Last week was one of those run, run, run kind of weeks. The kids had day camp, I hurt my back, there as swimming, baseball, and late night swimming. Our weekend plans involved the zoo and getting ready for camp. Needless to say, by Friday night, we were all tired, cranky, and ready for a break.
Friday night came with a late baseball game scheduled. After an afternoon at the pool and ice cream, this momma was tired. Instead of ordering out, the kids requested their summer favorite: jasmine rice. One kid likes it this way and the other that. Our dinner was a basic rice dish, prepared three different ways. (It’s so simple, and it’s the ONLY meal I will customize to taste.)
Anyway, we were eating a semi pleasant meal, that involved banter and loud disagreeing between the ungrateful, tired kiddos. I was about to snap, because we ALL know how I loathe ungratefulness. The dog whined. I took her out. I came in and joined my loves at the dinner table. The dog barked.
“Will one of you please take her out?”
“You just did, there’s no point,” my son answered.
“I know, BUT when she barks, we take her out, so she knows that is what it means,” I stated back.
I don’t remember what else was said, but I remember lots of loud complaining and storming around. I looked at my rice. I felt tired. I remembered the baseball game. I felt tired. I looked at my messy kitchen. I FELT TIRED.
“Never mind. I’ll take her out. It’s too much trouble for you. Instead, we’re trading places. You two WILL clean up this kitchen like I do every night. Before you think you’re done, it has to look EXACTLY as I leave it every night. I’m tired of your fighting, complaining, and expectations. I’ve had enough!” I’m sure my voice was louder than intended, just like theirs was throughout our meal.
Two kids stared at me like I went mad.
“But… but…” I heard and simply walked away.
I took the dog out and came back in. No one moved.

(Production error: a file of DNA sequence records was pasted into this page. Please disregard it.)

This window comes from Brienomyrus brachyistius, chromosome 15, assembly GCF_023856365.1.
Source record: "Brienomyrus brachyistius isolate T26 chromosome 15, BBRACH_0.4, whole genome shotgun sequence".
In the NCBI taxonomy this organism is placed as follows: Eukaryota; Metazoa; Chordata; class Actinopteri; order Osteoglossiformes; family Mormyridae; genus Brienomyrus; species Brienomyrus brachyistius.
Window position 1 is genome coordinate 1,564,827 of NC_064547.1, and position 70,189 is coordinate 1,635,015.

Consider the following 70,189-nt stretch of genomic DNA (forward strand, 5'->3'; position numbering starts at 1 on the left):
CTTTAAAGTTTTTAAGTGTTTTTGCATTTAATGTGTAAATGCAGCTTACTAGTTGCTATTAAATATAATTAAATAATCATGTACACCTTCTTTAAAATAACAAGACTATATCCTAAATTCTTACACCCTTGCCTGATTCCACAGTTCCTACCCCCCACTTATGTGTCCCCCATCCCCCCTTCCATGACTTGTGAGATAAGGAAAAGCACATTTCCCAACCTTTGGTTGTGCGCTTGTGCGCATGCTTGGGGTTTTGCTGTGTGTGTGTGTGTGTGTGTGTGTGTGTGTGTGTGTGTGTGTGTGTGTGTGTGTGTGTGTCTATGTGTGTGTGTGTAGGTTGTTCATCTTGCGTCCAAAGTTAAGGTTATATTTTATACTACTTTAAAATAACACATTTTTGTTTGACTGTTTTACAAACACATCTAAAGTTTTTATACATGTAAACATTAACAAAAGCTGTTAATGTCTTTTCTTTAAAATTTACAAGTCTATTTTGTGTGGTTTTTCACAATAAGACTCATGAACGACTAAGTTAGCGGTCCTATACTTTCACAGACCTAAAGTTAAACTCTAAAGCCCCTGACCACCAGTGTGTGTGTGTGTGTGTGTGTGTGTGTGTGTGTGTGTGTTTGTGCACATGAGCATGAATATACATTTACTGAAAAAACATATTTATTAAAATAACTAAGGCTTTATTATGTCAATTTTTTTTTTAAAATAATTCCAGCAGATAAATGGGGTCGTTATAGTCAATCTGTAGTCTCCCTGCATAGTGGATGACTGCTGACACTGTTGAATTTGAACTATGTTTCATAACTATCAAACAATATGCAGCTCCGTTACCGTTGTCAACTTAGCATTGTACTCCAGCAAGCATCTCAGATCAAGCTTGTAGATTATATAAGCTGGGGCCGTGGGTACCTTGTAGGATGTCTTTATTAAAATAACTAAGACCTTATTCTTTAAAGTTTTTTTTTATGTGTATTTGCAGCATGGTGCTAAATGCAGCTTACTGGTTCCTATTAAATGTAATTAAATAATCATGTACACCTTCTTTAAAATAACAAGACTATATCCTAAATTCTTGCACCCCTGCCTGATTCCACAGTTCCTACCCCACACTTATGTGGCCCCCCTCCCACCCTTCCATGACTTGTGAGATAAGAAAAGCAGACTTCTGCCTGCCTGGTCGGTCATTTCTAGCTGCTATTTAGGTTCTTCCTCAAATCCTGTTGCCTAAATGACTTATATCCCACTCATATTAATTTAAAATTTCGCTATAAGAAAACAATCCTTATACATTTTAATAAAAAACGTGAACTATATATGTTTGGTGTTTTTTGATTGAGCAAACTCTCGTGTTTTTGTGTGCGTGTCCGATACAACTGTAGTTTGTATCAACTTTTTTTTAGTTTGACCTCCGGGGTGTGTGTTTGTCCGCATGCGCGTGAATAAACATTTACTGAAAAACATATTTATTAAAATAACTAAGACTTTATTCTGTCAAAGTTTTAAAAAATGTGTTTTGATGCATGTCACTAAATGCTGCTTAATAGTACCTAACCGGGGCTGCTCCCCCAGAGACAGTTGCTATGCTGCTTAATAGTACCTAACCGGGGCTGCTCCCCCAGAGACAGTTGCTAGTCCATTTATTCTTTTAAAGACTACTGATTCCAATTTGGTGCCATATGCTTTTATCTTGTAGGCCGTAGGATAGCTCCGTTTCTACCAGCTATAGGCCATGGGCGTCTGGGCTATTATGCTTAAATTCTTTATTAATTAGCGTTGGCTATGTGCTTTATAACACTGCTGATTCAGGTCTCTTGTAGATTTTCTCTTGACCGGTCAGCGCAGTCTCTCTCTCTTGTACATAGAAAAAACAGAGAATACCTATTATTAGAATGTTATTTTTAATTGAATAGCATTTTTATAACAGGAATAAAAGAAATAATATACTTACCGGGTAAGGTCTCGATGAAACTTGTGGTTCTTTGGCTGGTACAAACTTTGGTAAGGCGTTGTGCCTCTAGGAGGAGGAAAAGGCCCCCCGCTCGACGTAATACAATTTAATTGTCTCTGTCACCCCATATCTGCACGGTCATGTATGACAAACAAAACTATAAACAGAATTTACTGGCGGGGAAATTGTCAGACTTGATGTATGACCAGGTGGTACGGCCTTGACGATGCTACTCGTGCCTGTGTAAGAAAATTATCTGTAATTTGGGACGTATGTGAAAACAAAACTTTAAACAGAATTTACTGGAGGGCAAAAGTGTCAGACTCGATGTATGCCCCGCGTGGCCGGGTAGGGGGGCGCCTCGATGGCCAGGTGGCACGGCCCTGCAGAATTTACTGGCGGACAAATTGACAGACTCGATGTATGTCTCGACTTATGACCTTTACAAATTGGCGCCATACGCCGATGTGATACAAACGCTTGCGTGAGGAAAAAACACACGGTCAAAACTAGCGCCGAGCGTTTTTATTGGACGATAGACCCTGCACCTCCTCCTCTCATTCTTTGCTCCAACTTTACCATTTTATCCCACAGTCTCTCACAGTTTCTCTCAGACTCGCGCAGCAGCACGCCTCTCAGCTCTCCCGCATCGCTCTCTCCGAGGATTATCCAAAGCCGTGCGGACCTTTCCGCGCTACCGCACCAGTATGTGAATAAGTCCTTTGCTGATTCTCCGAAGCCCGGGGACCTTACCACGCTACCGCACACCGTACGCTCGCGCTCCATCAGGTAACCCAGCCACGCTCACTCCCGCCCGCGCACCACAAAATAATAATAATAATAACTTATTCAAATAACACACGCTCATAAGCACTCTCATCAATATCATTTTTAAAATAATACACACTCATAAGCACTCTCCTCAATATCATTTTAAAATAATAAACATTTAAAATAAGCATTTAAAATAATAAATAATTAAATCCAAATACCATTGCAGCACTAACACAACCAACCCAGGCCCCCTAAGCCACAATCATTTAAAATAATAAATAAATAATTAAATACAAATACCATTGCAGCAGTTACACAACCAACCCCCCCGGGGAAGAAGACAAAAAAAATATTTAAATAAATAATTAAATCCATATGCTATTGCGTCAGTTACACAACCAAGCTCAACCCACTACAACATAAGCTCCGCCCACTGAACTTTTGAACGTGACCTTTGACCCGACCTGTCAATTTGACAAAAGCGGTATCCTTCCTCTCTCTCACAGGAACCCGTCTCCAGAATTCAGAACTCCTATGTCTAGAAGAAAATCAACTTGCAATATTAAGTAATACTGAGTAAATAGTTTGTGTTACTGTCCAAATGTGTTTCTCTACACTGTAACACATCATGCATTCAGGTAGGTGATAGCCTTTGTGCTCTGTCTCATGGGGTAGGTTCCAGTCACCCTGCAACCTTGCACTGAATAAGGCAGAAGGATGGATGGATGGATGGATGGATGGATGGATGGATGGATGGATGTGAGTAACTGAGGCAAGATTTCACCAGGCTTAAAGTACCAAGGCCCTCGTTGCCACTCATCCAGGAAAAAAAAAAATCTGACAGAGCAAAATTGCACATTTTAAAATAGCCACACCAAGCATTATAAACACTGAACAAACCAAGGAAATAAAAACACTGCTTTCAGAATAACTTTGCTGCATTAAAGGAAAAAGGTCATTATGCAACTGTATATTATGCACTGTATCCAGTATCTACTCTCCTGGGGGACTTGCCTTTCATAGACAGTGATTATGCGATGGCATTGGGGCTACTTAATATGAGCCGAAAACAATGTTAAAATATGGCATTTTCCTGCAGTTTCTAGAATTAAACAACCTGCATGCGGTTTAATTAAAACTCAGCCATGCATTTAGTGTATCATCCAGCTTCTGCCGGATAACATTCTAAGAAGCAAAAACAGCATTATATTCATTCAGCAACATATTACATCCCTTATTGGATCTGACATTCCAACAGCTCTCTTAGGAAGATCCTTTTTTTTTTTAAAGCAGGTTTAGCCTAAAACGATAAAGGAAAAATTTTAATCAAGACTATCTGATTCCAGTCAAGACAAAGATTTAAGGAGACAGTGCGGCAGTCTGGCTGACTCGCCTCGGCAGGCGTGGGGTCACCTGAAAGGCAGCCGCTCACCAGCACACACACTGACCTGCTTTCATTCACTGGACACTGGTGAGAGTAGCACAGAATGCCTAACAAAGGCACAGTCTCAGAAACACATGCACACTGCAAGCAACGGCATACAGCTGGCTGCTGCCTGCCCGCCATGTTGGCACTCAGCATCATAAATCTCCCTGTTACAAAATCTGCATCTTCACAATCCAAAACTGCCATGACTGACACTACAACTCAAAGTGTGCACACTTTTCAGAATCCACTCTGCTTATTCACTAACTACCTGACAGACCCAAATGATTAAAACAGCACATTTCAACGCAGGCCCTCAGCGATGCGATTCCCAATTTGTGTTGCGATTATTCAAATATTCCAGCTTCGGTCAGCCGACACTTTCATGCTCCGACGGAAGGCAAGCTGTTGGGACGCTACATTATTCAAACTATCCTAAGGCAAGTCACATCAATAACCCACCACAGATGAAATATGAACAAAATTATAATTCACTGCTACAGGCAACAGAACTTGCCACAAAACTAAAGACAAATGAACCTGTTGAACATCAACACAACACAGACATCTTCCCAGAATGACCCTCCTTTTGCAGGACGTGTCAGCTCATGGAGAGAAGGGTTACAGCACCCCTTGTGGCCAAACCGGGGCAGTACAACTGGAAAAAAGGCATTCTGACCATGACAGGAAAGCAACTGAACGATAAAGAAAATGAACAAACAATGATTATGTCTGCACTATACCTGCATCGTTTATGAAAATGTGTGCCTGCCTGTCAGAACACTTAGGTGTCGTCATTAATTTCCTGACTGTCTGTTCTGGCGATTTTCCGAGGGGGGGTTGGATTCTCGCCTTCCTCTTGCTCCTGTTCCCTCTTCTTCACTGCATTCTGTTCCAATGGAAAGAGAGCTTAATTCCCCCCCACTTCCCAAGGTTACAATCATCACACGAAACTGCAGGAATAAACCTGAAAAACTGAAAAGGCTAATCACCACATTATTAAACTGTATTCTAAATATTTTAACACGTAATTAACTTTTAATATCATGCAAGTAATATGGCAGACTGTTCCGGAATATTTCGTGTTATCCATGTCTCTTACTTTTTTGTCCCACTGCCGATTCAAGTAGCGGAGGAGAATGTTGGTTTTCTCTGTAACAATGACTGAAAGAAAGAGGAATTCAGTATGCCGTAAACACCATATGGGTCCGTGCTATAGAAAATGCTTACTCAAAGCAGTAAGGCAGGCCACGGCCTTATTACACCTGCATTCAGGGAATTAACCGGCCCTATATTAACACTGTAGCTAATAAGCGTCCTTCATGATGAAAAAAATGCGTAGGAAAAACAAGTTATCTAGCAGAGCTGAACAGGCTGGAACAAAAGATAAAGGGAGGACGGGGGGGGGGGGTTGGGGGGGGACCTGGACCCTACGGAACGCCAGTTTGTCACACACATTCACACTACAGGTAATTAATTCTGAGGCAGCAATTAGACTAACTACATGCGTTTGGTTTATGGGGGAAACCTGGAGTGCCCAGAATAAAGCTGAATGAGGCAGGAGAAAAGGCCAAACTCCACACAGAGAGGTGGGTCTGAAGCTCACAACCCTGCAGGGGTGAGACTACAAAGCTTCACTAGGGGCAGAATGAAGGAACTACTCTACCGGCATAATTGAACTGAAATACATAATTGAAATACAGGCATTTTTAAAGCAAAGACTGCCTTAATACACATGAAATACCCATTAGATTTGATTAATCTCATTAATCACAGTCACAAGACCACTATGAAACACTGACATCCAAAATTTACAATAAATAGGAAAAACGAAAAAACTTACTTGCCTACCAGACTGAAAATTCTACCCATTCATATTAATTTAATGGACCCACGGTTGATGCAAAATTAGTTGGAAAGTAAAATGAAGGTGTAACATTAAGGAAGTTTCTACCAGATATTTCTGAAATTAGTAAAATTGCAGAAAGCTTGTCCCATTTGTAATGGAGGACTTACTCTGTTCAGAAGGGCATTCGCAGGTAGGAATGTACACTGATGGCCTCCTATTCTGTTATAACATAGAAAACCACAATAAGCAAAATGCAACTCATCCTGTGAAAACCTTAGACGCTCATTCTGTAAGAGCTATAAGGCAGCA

“You have work to do. We have to leave for your game in an hour, I suggest you get this done if you want to go.”
“But, Mom, I don’t have the skills for this! You did not prepare me!” my son pleaded.
“I’m too little,” my daughter begged.
I looked around the kitchen. “You DO have the skills. I taught them to you. Now, if you didn’t care to learn, then I suggest you use your best problem solving skills. I have two very intelligent children, surely you can figure this out. You have a job to do and it has to be as good as the way I do it. I’m tired. I’ll be in my room. Let me know when you’re done.”
Five minutes later, I hear a knock on my door. “Mom, where do the spoons go?”
“You know the kitchen, where do you think they go?”
“Can’t you come help us?” he begged.
“Nope. You’re smart. Figure it out. Use your problem solving skills.”
Two minutes later, he knocks again. “What do we do with the leftover rice?”
“What do I do with it?” I asked.
“You keep it.”
“Then keep it.”
“Where are they? You live here,” I responded.
By the third knock, I grabbed my shoes to take the dog for a quick neighborhood stroll. “I’ll be back. Time is running out before you have to leave for baseball. That is, if you get done.”
“Do I have to finish? Shouldn’t I get ready???” a desperate voice asked.
“Is the kitchen clean? You’re both grounded from EVERYTHING until this job is done.”
I left. I walked the dog. I listened to music. I prayed for patience. I prayed for good mommy skills. I prayed to be a better teacher to my children. I prayed. Finally, I returned home.
The house was quiet. The kitchen was cleaner. The kids were in their rooms.
My son comes out in his baseball gear, “Well, how did we do?”
I instructed the kids on what they needed to fix. I have them do it a few times. When the kitchen was clean, I went to my room to get ready for the game.
The rest of the weekend, the kids took the dog out without complaining. They did it with a grateful heart; and thanked me numerous times: NOT for cleaning up after meals, BUT for not making THEM do it. I will take any victories I can get, no matter how small.
The moral of the story: when your mom is teaching you how to clean and you refuse to learn, it’s you that will regret it, NOT her. OR simply, take the dog out and pick up her poo with a smile on your face, because the alternative might take you MUCH longer to figure out.